- Realizing that the unbeliever is holding back the truth in unrighteousness, the apologist should reject the foolish presuppositions implicit in critical questions and attempt to educate his opponent.
- This involves presenting the facts within the context of the Biblical philosophy of fact:
a. God is the sovereign determiner of possibility and impossibility.
b. A proper reception and understanding of the facts requires submission to the Lordship of Christ.
c. Thus the facts will be significant to the unbeliever only if he has a presuppositional change of mind from darkness to light.
d. Scripture has authority to declare what has happened in history and to interpret it correctly.
3. The unbeliever’s espoused presuppositions should be forcefully attacked, asking whether knowledge is possible, given them:
a. In order to show that God has made foolish the wisdom of the world the believer can place himself on the unbeliever’s position and answer him according to his folly, lest he be wise in his own conceits; that is, demonstrate the outcome of unbelieving thought with its assumptions.
b. The unbeliever’s claims should be reduced to impotence and impossibility by an internal critique of his system; that is, demonstrate the ignorance of unbelief by arguing from the impossibility of anything contrary to Christianity.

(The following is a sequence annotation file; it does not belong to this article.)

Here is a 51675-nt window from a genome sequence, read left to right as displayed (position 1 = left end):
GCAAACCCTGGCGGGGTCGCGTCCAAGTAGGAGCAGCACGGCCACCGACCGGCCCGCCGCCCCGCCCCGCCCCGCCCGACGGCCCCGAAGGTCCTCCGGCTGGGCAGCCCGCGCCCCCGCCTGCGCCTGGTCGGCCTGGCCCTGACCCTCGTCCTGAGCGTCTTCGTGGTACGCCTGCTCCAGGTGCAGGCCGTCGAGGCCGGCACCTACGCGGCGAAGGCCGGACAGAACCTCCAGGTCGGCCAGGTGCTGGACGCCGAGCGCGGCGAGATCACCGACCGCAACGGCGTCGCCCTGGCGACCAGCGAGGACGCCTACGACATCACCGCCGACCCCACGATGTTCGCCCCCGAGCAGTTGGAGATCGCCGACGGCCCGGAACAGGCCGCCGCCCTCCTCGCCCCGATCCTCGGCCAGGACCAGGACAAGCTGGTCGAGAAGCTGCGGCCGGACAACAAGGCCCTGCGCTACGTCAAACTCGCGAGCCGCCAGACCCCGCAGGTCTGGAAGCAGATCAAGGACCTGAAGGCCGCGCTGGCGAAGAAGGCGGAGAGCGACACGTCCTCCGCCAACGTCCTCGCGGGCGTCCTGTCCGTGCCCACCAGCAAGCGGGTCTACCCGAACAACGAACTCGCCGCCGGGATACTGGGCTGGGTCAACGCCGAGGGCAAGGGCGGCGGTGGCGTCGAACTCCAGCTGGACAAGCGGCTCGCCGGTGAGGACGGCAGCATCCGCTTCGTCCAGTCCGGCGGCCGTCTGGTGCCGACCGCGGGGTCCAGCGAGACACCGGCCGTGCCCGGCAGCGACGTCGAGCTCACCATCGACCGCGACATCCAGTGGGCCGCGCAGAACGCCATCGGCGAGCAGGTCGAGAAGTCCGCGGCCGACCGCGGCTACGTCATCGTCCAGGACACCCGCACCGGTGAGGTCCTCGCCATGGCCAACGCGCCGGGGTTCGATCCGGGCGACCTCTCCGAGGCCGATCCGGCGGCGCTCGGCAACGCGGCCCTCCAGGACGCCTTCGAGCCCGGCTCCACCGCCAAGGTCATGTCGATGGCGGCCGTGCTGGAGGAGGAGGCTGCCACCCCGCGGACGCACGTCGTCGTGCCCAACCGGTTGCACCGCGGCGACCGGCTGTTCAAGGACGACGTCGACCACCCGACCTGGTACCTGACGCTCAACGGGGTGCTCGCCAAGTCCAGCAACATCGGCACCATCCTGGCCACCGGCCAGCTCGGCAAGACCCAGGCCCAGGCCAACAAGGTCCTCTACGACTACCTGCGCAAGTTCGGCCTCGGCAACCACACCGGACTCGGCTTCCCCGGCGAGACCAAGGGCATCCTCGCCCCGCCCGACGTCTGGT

4. The apologist should appeal to the unbeliever as the image of God who has God’s clear and inescapable revelation, thus giving him an ineradicable knowledge of God; this knowledge can be exposed by indicating unwitting expressions or by pointing to the “borrowed capital” (un-admitted presuppositions) which can be found in the unbeliever’s position.
5. The apologist should declare the self-evidencing and authoritative truth of God as the precondition of intelligibility and man’s only way of salvation (from all the effects of sin, including ignorance and intellectual vanity):
a. Lest the apologist become like the unbeliever, he should not answer him according to his folly but according to God’s word.
b. The unbeliever can be invited to put himself on the Christian position in order to see that it provides the necessary grounds for intelligible experience and factual knowledge—thereby concluding that it alone is reasonable to hold and the very foundation for proving anything whatsoever.
c. The apologist can also explain that Scripture accounts for the unbeliever’s state of mind (hostility) and the failure of men to acknowledge the necessary truth of God’s revelation; moreover, Scripture provides the only escape from the effects of this hostility and failure (futility and damnation).